This past weekend, the 80-foot megayacht Bliss caught fire off Miami Beach (pictured). Thankfully the three people aboard, all crew, jumped into the water and were rescued by the U.S. Coast Guard. The speed at which the fire engulfed the megayacht is an all-too-real reminder of what can happen. Fire-safety organizations for years have quoted an old adage that a fire can double in size within the first minute, and continues growing exponentially every minute after that. While various factors impact the speed, including the material(s) on fire, the fact remains that fire is often the most severe claim filed with yacht-insurance agencies.
Incidents like the one involving Bliss are why Carl Lessard, a yacht loss prevention specialist at Private Client Group of AIG (formerly called the Chartis Private Client Group) wants megayacht owners and crewmembers alike to keep in mind. In fact, Lessard says, among all the insurance claims that he and his team review, ones related to fire are the most severe. That’s why the AIG division is working with owners and crew alike to design fire-safety and fire-prevention programs.
The Private Client Group will work one on one with owner-operators of yachts up to 70 feet, then collaborate with crews of megayachts larger than this. In fact, it insures more than 200 megayachts measuring 80 feet and larger worldwide. Lessard has personal reasons for wanting to educate more crew. He’s a captain himself, and he grew to love boating while working as a dock boy at age 16. “We’re making them safer, we’re making the industry safer,” he says. “I think the industry is becoming very professional. I’m really excited about this.”
The Private Client Group awareness programs range from the simple to the multifaceted. As to the former, Lessard and his team distributed fire safety blankets to crews at the recent Fort Lauderdale International Boat Show, to be used in the galley to prevent burns and accidental fires. At the other end of the spectrum, Private Client Group sent the crew of one yacht it insures to advanced fire-fighting training. It will even send training personnel to a yacht.
Lessard says that he and his team have learned several lessons from onboard fires. First, voids between the interior and the superstructure, where the electrical system runs, can’t be reached by a yacht’s Hi-Fog system. It doesn’t take a leap of logic to figure out what happens next: An electrical fire causes smoke, but the fire can’t be seen in the void, and the crew can’t figure out where it is. Lessard says that Private Client Group recommends using an infrared camera to find the hot spot instantly. And, when it’s discovered, the crew can penetrate the wall and fill it with foam. Lessard adds that this is something not taught at advanced fire-fighting training programs already in place for crew. Therefore, Private Client Group is working with Resolve Maritime Academy in Fort Lauderdale to have it added to its STCW classes and other courses.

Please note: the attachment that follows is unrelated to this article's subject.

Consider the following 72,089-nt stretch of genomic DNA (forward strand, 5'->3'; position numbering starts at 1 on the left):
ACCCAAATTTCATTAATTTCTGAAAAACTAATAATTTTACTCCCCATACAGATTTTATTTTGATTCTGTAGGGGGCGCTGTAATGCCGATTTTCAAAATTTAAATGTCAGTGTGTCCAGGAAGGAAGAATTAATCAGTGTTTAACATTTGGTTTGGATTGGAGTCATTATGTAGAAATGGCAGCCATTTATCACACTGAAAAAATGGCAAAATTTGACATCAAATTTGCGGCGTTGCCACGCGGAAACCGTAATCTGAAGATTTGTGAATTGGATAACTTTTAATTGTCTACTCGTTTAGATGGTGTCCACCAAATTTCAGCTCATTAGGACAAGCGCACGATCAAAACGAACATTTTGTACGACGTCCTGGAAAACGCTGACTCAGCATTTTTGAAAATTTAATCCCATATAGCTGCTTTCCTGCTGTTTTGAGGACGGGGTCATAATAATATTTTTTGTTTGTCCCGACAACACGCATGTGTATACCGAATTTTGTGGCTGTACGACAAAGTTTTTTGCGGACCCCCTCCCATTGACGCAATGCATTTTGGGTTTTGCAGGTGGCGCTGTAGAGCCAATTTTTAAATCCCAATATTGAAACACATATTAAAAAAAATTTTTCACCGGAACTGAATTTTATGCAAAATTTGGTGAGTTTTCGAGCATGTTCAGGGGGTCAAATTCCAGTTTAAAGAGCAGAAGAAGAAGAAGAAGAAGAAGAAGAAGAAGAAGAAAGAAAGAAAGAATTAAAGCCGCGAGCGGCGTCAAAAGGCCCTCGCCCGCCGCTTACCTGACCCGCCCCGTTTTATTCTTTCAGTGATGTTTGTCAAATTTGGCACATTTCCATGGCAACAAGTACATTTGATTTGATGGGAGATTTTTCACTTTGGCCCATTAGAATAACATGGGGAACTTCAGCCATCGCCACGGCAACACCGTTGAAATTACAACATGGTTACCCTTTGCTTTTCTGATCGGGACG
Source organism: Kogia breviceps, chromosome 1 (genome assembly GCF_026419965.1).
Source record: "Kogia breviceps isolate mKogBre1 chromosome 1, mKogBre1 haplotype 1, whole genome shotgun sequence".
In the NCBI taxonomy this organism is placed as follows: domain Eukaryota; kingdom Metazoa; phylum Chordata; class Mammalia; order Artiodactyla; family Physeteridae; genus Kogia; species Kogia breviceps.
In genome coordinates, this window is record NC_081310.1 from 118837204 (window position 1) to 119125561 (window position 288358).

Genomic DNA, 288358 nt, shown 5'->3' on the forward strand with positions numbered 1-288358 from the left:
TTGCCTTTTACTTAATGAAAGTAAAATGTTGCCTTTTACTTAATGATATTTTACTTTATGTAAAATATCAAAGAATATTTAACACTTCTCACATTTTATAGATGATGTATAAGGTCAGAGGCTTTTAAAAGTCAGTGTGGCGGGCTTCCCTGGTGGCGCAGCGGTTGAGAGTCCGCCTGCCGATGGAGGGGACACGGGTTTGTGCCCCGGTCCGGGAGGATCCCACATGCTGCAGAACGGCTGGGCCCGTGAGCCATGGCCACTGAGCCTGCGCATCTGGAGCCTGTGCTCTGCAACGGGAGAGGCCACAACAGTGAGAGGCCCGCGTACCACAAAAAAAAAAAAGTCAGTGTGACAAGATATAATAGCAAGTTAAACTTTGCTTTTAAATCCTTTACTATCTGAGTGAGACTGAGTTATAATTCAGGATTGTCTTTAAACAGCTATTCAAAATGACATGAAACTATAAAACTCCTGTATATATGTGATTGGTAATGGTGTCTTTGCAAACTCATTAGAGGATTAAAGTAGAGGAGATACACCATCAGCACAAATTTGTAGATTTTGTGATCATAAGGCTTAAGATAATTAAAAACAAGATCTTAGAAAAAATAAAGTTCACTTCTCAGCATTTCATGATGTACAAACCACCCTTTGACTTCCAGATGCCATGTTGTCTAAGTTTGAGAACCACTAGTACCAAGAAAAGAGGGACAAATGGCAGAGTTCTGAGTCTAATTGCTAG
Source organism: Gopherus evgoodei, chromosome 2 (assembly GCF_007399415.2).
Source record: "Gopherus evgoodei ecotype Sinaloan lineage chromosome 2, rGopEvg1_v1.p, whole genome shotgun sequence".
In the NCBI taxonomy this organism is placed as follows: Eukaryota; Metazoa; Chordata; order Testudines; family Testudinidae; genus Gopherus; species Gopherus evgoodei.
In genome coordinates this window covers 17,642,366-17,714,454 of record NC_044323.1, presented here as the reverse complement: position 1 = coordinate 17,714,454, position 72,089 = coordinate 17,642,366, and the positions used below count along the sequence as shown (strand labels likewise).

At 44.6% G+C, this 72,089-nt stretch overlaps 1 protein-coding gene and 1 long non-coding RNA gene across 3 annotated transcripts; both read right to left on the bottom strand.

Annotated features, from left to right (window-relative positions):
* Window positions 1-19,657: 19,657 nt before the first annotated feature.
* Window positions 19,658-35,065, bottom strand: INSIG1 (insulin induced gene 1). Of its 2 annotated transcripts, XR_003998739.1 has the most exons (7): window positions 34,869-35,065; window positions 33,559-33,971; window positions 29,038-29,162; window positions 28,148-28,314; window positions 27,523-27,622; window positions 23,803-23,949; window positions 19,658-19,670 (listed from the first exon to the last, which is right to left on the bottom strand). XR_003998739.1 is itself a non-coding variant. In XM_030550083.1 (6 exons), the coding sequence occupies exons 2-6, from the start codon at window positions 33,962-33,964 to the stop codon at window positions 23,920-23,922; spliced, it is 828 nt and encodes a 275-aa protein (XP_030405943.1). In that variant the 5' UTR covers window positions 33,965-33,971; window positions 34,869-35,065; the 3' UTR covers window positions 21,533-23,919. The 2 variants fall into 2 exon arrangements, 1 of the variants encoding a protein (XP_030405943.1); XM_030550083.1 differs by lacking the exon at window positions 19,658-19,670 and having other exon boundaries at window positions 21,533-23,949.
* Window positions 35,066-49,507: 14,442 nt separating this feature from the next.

On a related note, Private Client Group is working with land-based firefighters to train them to combat fires aboard yachts in marinas and shipyards. In fact, Lessard and the team recently held a three-day training session (pictured) with 15 firefighters from West Palm Beach at Resolve Maritime Academy and Rybovich, through classroom instruction and a supervised burn simulation. The reason: The scenarios are much different than fires in typical buildings. “The heat is dramatically more than you’d find in a house fire,” Lessard explains. In addition, a fire can jump quickly from yacht to yacht, given how close they’re docked and lined up in construction bays. Thousands of gallons of fuel can spill, too, and a sinking yacht can lead to further losses and pollution-related expenses. Plus, water isn’t necessarily the best fire-fighting method.
For more information on AIG’s Private Client Group programs directly from Lessard, fill out our contact form.